For Nick’s campaign, we devised seven rewards ranging from $5 to $5,000. On the low end was a PDF version of the novel, and on the high end was everything below it — PDF, e-book, paperback, Moleskine notebook, two other novels, the unedited manuscript — and also Nick’s MacBook Pro. Unsurprisingly, no one made a pledge for the $5,000 laptop reward.
Because Nick had created a personal blog where, for the past two years, he posted short stories, an audience was already established, albeit a small one. He added the first chapter of his novel and, to our surprise, was featured on the Tumblr staff blog several weeks later. This much-welcomed spotlight brought with it a swath of new readers.
During the holidays, we wanted to thank his fans for their encouragement and support by giving away something. We decided on a Moleskine, Nick’s favorite brand of notebooks in which he wrote his ideas for the novel. A large Moleskine retails for $18.95, and we could have easily given away five. But we learned two valuable lessons: People love free things, and sometimes one can be greater than five. His blog post to give away a single red Moleskine notebook received more than 2,500 responses. To put this into perspective, John Mayer’s posts on Tumblr average about 1,000.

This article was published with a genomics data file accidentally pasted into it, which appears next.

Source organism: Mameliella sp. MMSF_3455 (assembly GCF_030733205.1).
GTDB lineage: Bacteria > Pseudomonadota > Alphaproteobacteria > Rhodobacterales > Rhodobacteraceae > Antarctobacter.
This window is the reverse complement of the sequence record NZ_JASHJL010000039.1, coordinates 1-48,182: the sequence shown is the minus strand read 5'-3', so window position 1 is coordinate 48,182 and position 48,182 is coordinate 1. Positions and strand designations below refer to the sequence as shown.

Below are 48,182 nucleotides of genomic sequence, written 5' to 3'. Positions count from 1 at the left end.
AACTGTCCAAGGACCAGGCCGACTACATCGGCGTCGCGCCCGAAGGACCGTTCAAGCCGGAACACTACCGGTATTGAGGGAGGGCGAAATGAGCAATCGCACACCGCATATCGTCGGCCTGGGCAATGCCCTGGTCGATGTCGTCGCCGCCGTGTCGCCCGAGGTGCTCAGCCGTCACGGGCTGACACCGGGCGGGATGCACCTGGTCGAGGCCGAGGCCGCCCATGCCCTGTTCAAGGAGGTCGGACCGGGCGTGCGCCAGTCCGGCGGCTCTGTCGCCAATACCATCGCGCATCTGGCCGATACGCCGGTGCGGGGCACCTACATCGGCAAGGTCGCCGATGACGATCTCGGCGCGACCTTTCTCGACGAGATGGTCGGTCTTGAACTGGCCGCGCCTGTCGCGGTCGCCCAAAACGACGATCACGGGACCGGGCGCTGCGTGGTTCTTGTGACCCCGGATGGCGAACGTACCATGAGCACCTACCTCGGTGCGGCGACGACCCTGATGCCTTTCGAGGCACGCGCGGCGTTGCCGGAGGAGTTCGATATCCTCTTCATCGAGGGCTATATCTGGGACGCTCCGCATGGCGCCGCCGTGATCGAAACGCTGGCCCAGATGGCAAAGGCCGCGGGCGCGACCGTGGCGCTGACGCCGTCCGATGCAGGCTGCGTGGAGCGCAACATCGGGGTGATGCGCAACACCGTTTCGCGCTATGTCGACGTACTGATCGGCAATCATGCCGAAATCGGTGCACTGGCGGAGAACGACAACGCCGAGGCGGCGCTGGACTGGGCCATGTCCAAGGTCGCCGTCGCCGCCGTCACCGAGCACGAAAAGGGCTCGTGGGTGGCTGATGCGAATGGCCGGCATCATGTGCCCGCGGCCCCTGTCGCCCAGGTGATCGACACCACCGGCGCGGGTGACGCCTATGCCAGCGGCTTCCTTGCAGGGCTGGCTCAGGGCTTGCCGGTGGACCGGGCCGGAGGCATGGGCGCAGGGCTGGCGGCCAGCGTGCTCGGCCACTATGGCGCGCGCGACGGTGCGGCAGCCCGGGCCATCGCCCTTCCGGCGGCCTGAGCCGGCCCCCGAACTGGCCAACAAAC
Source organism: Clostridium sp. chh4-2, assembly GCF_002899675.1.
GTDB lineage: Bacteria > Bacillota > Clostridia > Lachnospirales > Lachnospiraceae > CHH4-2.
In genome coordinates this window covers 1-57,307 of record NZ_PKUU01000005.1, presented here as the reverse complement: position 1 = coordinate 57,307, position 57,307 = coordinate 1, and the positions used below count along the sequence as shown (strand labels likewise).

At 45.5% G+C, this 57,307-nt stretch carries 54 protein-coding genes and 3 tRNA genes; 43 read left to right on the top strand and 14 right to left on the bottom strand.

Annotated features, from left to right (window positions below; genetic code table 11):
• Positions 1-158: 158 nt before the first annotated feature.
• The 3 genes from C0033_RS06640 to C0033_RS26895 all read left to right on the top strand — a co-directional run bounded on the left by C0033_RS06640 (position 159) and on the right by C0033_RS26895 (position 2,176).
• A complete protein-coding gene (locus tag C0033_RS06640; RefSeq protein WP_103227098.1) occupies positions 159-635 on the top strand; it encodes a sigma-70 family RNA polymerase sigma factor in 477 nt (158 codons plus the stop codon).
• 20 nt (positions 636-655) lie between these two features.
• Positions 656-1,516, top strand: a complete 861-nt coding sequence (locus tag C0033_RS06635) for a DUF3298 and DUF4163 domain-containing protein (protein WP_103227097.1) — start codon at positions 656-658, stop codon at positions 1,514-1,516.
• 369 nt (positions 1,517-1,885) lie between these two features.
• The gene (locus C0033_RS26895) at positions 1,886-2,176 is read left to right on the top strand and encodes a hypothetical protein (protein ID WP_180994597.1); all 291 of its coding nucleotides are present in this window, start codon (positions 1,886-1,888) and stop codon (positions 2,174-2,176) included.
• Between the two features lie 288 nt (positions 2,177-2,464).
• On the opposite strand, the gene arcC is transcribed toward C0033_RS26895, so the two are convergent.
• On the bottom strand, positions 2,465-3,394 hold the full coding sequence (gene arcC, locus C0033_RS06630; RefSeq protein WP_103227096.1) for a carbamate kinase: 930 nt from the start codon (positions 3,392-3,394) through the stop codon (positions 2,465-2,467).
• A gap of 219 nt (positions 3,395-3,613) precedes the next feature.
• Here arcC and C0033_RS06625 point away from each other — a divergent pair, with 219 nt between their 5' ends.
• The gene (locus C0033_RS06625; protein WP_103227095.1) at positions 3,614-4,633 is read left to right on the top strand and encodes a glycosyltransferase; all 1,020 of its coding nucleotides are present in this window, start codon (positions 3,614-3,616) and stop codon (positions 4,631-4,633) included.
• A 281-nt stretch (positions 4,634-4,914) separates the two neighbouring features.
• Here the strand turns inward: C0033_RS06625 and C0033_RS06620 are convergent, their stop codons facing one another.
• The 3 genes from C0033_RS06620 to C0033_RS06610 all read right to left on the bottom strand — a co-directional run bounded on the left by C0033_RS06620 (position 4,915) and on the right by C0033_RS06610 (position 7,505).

Nick continued to write and post new sections of his novel, even in their draft forms. Another friend, who worked on the Obama campaign, insisted we adopt a grassroots mentality by responding to every message, comment and email. So Nick did, and it took him hours. He also hosted live video chats on Justin.tv where readers could ask him questions. It certainly seemed narcissistic at the time to think that anyone would even want to video chat with him, and it took a lot of persuading on my end to get him on camera. (He was so nervous the first time that he had to drink half a bottle of wine beforehand.) But people did sign on to chat, and we learned the importance of audience engagement. Kickstarter added more fuel to the fire by featuring Nick’s campaign on its homepage.